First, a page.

Four vital resources for printing companies in 2014
Posted by Matthew Parker
My daughter has changed completely
When I look back over the last 12 months, I can hardly believe how much my six-year daughter has developed. For one thing, she is quite a bit taller. However, the changes run far deeper than this. Her skills have improved dramatically. For instance, she is also getting pretty good at working out what money to pay in shops (and a worrying desire to know my bank card details!). Her character has developed too. She is beginning to teach me quite a lot.
The print industry is changing too. Just like my daughter, its character is changing. Selling print is becoming a more complicated sale. New skills are needed.
Printing companies need some help
That’s why I have chosen four resources that I think will help you over the coming months.
Print companies that read these resources will be able to have more worthwhile conversations with their prospects and clients. They will have a better chance of creating a really productive relationship. That means they have a better chance of achieving their sales goals. Also, because we are talking about the latest developments in print, there should be an opportunity to discuss some fun projects.
Printing companies that do not read these resources will have less opportunity to create a fun project. They are more likely to be stuck producing every day print. There won’t be any proper relationship with clients: these companies will be commodity producers. In today’s price driven marketplace they are likely to be struggling to achieve the profit margins that they need
So here are four resources that can help you.
This is an extremely active Facebook group. Particularly worthwhile are the frequent postings by Kevin Keane. He focuses on the latest developments in how print interacts with video, augmented reality and similar technologies. I find it fascinating to see just how print is still an essential component of the latest communication developments.
I don’t know where Kevin finds the time to do such in-depth research. There is no way I could keep up with these developments in the way that he does. This group is vital in keeping me up to date with what I need to know in this area.
Ink On Da Paper is a new kid on the block, having only started this year. This print blog is an eclectic mix of postings: you will find some inspiring projects, new ideas, interesting facts and a fun post every Friday.
For me, this is one of the most inspiring print blogs around. I love it when it lands in my inbox.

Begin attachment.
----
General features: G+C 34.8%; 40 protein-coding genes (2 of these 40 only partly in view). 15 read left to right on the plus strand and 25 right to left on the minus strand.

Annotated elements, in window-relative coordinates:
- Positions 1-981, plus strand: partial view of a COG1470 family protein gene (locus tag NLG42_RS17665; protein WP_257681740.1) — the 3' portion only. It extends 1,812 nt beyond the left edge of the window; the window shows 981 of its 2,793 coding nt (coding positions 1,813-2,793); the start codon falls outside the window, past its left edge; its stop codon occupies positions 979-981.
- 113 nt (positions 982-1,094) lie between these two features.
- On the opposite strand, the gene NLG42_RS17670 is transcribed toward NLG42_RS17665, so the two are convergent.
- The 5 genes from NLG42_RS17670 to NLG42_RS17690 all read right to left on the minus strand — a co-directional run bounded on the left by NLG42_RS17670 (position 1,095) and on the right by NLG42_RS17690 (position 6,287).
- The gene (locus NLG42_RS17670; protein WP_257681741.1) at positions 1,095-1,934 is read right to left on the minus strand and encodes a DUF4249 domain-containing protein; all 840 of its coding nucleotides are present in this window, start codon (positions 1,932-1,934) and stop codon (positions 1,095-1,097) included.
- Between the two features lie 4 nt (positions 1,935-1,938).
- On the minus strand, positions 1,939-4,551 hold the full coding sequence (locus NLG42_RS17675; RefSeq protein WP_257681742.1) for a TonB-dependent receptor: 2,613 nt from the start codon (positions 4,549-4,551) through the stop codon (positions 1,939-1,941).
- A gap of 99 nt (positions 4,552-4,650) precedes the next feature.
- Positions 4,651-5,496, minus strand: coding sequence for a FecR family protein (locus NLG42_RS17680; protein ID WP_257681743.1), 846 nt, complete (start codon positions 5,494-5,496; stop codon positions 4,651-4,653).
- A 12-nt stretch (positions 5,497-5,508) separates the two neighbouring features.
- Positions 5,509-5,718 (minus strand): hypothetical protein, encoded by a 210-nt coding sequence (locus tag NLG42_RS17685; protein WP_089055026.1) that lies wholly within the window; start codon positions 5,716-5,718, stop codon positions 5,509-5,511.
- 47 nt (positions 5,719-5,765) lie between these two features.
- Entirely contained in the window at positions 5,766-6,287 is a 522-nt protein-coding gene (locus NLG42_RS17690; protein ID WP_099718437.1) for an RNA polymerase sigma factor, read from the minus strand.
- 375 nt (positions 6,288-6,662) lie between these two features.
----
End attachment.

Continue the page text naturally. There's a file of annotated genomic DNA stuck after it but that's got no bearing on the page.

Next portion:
This is a weekly discussion held on twitter at 4pm ET (that’s 9pm for us Brits). It is hosted by Deborah Corn @printmediacentr . I logged on to my first one recently. I instantly found a series of thought provoking questions. I also made some great new connections in the industry.
It’s well worth the time spent on this online discussion.
It’s all very well seeing lots of inspiring print projects, but you also need to know how to sell them. That’s where my blog comes in. I focus on what works and what doesn’t work when it comes to selling printing and related services.
What makes my blog different is that I used to be a print buyer. So everything comes from the customer’s point of view.
If you sign up to my blog, you also receive a free copy of “Ten Common Print Selling Errors And What To Do About Them”.
Some people will not want to sign up to these newsletters.
Aren’t resources like this a waste of sales time?
I would argue that you need new ideas if you want to move your business forward. These blogs will give you some great starting points.
Standing still in today’s communications industry is not an option. If you do not develop and innovate, your company will eventually die.
Here are three action points for you
- Sign up for the four resources (there’s a signup form for mine at the bottom of this page)
- Make a 15 minute slot in your schedule every week to read what is sent to you and participate in discussions
- Write down action points from your reading
It is important that you follow this through
In 12 months’ time you want to be able to look back at your company and see the difference. You want to be able to see as dramatic a change as I do in my daughter.